"There is a need to broaden the industrial base through training the manufacturing sector which has a great job creation potential.

"The manufacturing sector recorded more than 7000 new jobs within the first six months of 2016. We call on South Africans, particularly young black female entrepreneurs to take advantage of all programmes including black industrial programmes. Continual support must be provided to state-owned enterprises."

Zuma continued: "We commend Eskom for stabilisation on the electricity grid which has a good impact on the economy. There has been no load-shedding since last year. Importantly, the SOEs much actively encouraged the entrance of new players, especially black-owned SMEs as part of economic transformation. Training of young people is critical as we develop skills for the economy and empower our youth."

He said the party was encouraged by the recent increase in commodity prices and is relatively confident that the country's mining sector will begin to show an improvement in the near future.

"The mining charter is being improved. We expect all mining companies to abide by their licences in improving living conditions of all workers."

To a loud applause, he also said the party congratulated the class of 2016 saying the ANC is especially proud of the Free State which achieved a 93.2 percent pass rate.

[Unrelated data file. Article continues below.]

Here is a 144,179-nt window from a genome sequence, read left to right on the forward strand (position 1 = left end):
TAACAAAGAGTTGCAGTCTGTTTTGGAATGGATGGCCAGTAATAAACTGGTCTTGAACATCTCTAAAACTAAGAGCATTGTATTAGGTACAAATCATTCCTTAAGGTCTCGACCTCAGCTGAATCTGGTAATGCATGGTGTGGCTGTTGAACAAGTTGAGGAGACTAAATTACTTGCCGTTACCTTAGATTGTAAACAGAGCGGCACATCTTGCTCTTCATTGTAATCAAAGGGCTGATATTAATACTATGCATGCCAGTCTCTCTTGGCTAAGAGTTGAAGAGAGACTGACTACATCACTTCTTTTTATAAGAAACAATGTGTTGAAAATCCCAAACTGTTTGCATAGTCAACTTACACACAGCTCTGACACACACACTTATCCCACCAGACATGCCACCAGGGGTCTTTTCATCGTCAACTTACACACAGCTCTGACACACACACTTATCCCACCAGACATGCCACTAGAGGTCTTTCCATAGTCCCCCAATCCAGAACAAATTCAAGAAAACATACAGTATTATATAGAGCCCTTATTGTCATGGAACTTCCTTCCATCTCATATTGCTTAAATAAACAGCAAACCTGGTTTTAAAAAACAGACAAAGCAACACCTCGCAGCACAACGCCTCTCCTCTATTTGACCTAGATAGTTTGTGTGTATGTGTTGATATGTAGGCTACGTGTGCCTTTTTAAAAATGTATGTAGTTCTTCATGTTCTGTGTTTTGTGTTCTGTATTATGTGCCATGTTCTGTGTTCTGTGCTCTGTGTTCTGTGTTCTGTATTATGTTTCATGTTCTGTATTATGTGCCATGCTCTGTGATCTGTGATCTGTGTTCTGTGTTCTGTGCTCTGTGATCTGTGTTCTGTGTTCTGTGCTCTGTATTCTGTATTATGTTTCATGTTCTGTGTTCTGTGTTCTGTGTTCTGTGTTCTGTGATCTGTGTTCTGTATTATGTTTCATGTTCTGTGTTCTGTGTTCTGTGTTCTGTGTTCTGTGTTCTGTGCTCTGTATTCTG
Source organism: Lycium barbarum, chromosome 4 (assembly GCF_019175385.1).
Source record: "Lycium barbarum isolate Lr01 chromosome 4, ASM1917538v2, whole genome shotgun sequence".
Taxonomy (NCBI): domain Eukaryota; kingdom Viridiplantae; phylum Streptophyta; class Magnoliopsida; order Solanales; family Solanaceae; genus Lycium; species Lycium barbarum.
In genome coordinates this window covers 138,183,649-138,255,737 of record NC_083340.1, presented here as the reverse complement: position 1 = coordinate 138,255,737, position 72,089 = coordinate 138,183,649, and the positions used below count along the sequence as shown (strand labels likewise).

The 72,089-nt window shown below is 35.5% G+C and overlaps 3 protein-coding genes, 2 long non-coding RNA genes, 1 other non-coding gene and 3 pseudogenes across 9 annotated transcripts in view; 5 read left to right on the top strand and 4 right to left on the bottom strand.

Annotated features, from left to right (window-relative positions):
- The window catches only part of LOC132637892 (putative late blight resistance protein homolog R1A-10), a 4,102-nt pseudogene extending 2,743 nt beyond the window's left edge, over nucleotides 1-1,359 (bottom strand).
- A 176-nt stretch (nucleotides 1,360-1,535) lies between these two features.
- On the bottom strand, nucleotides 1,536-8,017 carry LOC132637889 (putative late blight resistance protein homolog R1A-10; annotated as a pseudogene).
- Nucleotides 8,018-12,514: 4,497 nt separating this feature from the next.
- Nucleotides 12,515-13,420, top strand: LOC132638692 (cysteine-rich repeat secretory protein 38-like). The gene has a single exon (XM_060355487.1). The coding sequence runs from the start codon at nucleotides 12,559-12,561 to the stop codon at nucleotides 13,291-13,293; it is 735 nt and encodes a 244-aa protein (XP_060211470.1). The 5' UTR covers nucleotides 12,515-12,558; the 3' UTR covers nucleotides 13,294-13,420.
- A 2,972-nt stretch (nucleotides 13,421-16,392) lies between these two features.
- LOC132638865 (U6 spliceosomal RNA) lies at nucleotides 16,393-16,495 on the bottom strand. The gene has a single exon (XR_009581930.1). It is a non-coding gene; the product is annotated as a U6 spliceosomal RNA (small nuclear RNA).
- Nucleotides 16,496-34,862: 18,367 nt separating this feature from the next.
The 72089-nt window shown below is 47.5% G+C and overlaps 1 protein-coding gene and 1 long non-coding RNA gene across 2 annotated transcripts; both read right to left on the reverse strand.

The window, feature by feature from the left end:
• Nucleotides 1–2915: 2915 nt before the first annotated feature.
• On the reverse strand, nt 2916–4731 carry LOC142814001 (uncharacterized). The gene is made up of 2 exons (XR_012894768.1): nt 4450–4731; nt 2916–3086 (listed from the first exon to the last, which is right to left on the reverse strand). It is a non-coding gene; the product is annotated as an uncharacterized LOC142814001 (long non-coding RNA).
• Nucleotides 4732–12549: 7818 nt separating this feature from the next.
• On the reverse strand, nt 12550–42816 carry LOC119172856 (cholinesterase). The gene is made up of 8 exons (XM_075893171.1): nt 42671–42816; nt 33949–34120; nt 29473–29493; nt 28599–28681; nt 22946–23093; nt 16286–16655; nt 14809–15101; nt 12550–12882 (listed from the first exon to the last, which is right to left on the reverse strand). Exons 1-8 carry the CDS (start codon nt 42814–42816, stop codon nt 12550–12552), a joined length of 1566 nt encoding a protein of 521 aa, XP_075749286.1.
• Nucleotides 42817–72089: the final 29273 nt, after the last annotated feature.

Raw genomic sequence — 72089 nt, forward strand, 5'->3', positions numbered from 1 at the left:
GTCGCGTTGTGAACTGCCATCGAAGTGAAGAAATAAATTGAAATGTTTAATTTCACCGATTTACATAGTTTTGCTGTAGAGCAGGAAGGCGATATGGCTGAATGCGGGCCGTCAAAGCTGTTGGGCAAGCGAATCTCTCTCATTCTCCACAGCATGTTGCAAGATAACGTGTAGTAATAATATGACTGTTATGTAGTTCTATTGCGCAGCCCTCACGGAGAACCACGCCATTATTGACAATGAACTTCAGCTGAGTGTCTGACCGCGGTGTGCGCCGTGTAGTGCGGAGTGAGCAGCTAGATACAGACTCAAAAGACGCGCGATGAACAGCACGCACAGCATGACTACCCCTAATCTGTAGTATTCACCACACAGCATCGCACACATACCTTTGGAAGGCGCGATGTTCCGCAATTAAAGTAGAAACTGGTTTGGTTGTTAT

"This is a phenomenal achievement. Well done Free State."

He said it was equally commendable that an increase in the number of top learners were from government schools.

Check out our ANC turns 105 page here

"Our pro-poor policies are working and are successful," he said, adding this was seen through an increase in the number of free-fee schools and free meals provided at schools to improve the concentration and performance of learners.

In an attempt to remind the masses that the ANC has not forgotten about university students, who in the last two years showed their dissatisfaction with the exorbitant university fees through the #FeesMustFall movement, Zuma said: "Our success in Basic Education adds to the legitimate demands for affordable school education. We agree at a fundermental level that we must achieve our goal of free education for the poor and working class as per the prescription of the Freedom Charter and in line with the call of freedom charter that says higher education and technical training shall be open to all."

Zuma announced that the Presidential Commission into higher education and training will make its final recommendations on long-term funding of higher education and training. He reiterated that "as we await for the Commission to conclude its work the next few months we expect all higher education stakeholders and government to speak in one voice."

He commended strides made by the government in service delivery saying the ANC was proud that there was an increase in life expectancy from 60 years in 2012 to 62 years in 2014.

"South Africans are living longer due to improved healthcare," he said.